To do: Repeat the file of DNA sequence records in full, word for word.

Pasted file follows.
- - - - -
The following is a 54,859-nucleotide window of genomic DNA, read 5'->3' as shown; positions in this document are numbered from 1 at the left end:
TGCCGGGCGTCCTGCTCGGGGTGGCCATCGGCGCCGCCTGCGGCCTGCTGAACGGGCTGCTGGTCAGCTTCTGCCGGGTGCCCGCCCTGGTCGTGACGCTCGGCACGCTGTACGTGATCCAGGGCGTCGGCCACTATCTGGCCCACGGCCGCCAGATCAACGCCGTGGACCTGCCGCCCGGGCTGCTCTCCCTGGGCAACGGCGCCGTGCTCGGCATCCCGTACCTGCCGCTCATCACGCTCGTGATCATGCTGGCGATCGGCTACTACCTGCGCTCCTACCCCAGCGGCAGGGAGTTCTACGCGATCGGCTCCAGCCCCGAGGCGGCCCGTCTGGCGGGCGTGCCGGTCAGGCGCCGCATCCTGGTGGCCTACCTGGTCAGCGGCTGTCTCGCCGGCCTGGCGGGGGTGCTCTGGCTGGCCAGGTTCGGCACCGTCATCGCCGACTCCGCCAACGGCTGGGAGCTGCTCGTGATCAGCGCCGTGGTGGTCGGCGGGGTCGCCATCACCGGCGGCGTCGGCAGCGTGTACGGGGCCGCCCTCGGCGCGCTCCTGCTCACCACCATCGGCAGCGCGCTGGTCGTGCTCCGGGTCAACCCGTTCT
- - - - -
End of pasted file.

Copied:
The following is a 54,859-nucleotide window of genomic DNA, read 5'->3' as shown; positions in this document are numbered from 1 at the left end:
TGCCGGGCGTCCTGCTCGGGGTGGCCATCGGCGCCGCCTGCGGCCTGCTGAACGGGCTGCTGGTCAGCTTCTGCCGGGTGCCCGCCCTGGTCGTGACGCTCGGCACGCTGTACGTGATCCAGGGCGTCGGCCACTATCTGGCCCACGGCCGCCAGATCAACGCCGTGGACCTGCCGCCCGGGCTGCTCTCCCTGGGCAACGGCGCCGTGCTCGGCATCCCGTACCTGCCGCTCATCACGCTCGTGATCATGCTGGCGATCGGCTACTACCTGCGCTCCTACCCCAGCGGCAGGGAGTTCTACGCGATCGGCTCCAGCCCCGAGGCGGCCCGTCTGGCGGGCGTGCCGGTCAGGCGCCGCATCCTGGTGGCCTACCTGGTCAGCGGCTGTCTCGCCGGCCTGGCGGGGGTGCTCTGGCTGGCCAGGTTCGGCACCGTCATCGCCGACTCCGCCAACGGCTGGGAGCTGCTCGTGATCAGCGCCGTGGTGGTCGGCGGGGTCGCCATCACCGGCGGCGTCGGCAGCGTGTACGGGGCCGCCCTCGGCGCGCTCCTGCTCACCACCATCGGCAGCGCGCTGGTCGTGCTCCGGGTCAACCCGTTCT